Adding to these important initiatives, our Government has launched a vital reform of our education system by returning the focus of education to the original Latin meaning of the word education or educare meaning ‘to draw forth the gifts and skills that lie within’. Not since the dawn of the Victorian era has there been such a major shift in the way we deliver education programs. We want genuine education investments to be made in the true potential of our young people while also celebrating the wisdom of our elders who too often ‘retire’ to a life of boredom and isolation.

Transforming the economy to Well-being through a balanced carbon budget

Mr Speaker, the final Budget priority is Transforming the Economy of Well-being.

As an outward facing export nation, the risks to Canada from climate change cannot be underestimated. More frequent and intense weather events will affect the country’s forests, communities from flooding, agricultural and other sectors, with flow-on implications for exports and the economy as a whole.

The transition to a carbon-neutral economy with Canada running a carbon balanced budget with nature is possible and within our grasp. We will table our first national carbon budget by accounting for the total carbon absorption capacity of our forest lands and other carbon sequestering landscapes in comparison with Canada’s estimated 716 Mt of carbon dioxide emissions in 2017. On average, each Canadian produce nearly 20 tonnes of greenhouse gas per year — which is the highest among all G20 members and nearly three times the G20 average of eight tonnes per person.

The largest contributors to Canada’s carbon footprint come from energy production and transportation making up 583 Mt or 81% of Canada’s total emissions. In order of importance road transportation, everything from passenger vehicles to transport trucks, contributed 144 million tonnes, or 20.1% Canada’s carbon emissions total. Second was upstream oil and gas extraction in Canada emitted 106 million tonnes of greenhouse gases in 2017 or 14.8% of Canada’s total.

A figure not included in Canada’s current 716 Mt of carbon emissions from industrial and residential sources is the estimated 130 Mt of carbon released in the harvesting of Canada’s forests. This is typically balanced off by the net carbon that Canada’s forest is absorbing through photosynthesis which in 2017 was estimated at 150 Mt which is more than offsetting the release of carbon from forest harvesting. However, if we add both industrial/residential carbon emissions and forest harvesting-related releases of carbon Canada’s total carbon emission is actually 846 Mt in 2017 or over 23 tonnes per capita. Canadian residences only contributed 41 Mt or 1.12 tonnes of GHG per capita or 5.7% of Canada’s total emissions. Canada continues to rely heavily on mining of oil and gas for the transportation of goods and materials as well as air and ground travel across this vast landscape.

Reducing Canada’s emissions by 216 Mt to reach our Paris Climate Change Accord target of 30% below 2005 (730 Mt in 2005) means we to reach the 511 Mt per annum target we committed to in the Paris Climate Change accord may seems daunting. Yet, investing in more renewable electricity capacity, more electric vehicles and greater energy efficiency will help Canada achieve a lighter carbon footprint. With wise and smart investments that make these investments easy for average Canadians, the transition to a carbon neutral future is possible.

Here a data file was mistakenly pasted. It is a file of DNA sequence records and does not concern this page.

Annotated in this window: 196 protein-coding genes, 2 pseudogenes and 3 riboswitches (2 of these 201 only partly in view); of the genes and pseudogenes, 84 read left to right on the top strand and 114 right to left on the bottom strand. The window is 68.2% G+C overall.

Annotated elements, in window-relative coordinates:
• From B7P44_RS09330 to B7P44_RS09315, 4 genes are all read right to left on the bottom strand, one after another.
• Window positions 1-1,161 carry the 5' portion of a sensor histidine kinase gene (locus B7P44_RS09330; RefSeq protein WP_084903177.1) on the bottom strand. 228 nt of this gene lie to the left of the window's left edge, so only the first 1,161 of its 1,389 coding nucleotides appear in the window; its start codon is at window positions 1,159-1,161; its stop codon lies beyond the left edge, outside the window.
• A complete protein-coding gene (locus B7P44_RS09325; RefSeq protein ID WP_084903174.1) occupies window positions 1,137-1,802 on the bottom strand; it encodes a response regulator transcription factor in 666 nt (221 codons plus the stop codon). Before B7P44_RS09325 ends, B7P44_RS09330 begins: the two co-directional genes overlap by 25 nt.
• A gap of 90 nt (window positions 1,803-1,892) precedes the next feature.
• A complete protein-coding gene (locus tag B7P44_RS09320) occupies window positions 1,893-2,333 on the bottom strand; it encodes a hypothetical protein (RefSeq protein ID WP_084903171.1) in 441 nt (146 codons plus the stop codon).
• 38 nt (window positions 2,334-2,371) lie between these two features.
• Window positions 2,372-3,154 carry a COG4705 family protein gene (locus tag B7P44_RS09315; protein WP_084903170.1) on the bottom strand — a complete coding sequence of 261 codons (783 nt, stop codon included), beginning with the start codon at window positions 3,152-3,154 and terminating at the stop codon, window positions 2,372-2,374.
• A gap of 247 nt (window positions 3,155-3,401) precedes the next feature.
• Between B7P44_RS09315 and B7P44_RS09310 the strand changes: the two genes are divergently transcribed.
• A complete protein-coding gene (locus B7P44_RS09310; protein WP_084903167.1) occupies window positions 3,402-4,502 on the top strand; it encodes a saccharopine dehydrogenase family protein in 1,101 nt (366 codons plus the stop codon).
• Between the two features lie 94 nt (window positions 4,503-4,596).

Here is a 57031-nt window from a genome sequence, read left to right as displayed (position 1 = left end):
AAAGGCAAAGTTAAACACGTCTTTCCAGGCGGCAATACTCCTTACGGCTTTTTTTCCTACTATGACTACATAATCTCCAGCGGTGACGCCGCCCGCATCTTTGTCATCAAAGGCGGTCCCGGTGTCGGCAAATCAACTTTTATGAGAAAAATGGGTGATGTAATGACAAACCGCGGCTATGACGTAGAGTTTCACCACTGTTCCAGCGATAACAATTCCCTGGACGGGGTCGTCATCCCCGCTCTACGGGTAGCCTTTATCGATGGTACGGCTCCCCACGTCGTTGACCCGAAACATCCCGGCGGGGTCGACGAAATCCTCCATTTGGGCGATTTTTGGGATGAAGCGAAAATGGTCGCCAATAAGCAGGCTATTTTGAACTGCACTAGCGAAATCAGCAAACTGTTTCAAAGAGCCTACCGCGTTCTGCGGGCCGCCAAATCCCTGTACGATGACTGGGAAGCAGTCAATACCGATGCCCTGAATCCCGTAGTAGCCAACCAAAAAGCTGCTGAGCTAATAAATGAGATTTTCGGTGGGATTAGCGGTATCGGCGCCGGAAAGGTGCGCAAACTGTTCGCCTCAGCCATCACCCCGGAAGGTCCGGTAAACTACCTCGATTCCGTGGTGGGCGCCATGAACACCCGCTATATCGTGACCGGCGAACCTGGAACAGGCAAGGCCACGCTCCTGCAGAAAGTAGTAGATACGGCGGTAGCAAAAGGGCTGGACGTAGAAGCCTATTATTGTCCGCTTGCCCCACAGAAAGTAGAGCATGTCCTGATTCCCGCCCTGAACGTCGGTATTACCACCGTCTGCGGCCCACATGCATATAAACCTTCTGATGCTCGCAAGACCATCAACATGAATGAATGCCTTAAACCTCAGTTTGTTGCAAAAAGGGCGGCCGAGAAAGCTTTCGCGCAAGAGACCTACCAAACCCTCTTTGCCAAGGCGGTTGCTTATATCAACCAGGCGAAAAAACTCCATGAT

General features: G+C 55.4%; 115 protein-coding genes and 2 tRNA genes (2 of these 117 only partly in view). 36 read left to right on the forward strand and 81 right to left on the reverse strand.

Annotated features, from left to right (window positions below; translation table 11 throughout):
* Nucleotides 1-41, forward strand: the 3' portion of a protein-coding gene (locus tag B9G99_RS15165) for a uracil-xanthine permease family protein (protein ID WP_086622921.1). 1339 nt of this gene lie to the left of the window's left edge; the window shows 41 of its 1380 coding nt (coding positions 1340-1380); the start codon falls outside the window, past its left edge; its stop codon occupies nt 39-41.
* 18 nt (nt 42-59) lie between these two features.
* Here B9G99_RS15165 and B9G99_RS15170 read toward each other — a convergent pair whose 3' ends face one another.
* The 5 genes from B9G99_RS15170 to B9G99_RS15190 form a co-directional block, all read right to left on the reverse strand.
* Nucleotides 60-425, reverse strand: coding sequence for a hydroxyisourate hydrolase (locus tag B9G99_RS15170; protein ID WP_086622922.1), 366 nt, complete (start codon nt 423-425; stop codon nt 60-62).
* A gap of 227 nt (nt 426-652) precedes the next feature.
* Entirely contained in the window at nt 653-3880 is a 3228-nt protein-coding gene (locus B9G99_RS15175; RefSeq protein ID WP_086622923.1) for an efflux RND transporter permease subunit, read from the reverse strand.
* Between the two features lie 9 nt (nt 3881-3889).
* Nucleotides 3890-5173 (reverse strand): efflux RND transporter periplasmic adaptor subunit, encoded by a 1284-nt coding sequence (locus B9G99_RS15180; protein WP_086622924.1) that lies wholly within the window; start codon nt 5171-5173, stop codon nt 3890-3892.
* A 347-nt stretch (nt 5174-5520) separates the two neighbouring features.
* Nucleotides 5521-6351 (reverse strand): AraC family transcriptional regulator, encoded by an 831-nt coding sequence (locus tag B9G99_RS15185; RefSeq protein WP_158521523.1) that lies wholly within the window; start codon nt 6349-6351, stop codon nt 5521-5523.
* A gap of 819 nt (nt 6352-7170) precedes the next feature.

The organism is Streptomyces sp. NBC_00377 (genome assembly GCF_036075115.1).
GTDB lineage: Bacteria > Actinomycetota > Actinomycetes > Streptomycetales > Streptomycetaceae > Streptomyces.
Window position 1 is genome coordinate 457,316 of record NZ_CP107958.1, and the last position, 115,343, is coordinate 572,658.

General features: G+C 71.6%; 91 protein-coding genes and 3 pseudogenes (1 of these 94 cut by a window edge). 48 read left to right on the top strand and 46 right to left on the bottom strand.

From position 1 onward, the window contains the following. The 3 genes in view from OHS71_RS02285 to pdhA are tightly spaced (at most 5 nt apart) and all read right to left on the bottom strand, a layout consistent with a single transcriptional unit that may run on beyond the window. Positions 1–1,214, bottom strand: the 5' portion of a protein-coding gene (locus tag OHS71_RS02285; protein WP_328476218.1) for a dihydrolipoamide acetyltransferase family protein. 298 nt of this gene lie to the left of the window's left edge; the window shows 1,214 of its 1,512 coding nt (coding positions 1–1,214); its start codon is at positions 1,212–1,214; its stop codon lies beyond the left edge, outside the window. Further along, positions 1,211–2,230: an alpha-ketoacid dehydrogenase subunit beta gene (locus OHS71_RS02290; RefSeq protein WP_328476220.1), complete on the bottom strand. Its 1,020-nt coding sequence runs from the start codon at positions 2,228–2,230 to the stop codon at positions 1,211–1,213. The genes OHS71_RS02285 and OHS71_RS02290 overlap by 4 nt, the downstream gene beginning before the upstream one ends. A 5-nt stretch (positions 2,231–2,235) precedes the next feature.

Perhaps most promising and something rarely discussed is the capacity of Canada’s massive forest land base of 396 million hectares covering nearly 40% of Canada’s massive land base. Could a healthy forested land base offset more than 100% or more of our annual carbon emissions thus helping Canada run a net carbon surplus with nature?

This Budget commits to establish a full carbon accounting of Canada’s forests and other landscapes to determine how to improve the carbon absorption capacity of Canada’s natural assets. B.C. forests, for example, absorbed nearly 3.6 times more carbon per hectare than other Canadian forest lands contributing to 63% to Canada’s total forest carbon sequestration in 1990. However, in recent years the impact of catastrophic  Mountain Pine Beetle infestations in B.C.’s interior forests and massive forest fires means new investments in restoring our important forest ‘carbon bank account’ will be critical to Canada’s contribution to helping the global climate crisis. The good news is that with a combination of changes in forest harvesting methods that reduces the estimated 130 Mt of carbon released during timber harvesting and accelerating the reforestation of Canada’s forest land will help to move Canada closer to a balanced carbon budget..

In Conclusion

In 1968 Robert Kennedy bemoaned the limits of GDP and challenged us all to begin to orient our economic development aspirations to improving well-being. He challenged economists and politicians to move beyond GDP  as a measure of progress concluding that GDP “measures neither our wit nor our courage, neither our wisdom nor our learning, neither our compassion nor our devotion to our country. It measures everything in short, except that which makes life worthwhile.”

Today, Mr Speaker, 51 years later, Canada has begun an important journey following in the footsteps of New Zealand in redefining the wealth of nations, beginning to measure progress using well-being indices and to budget based on improving the well-being  conditions of all Canadians.

Mr Speaker, I commend to this House, Canada’s 2020-21 Well-being Budget.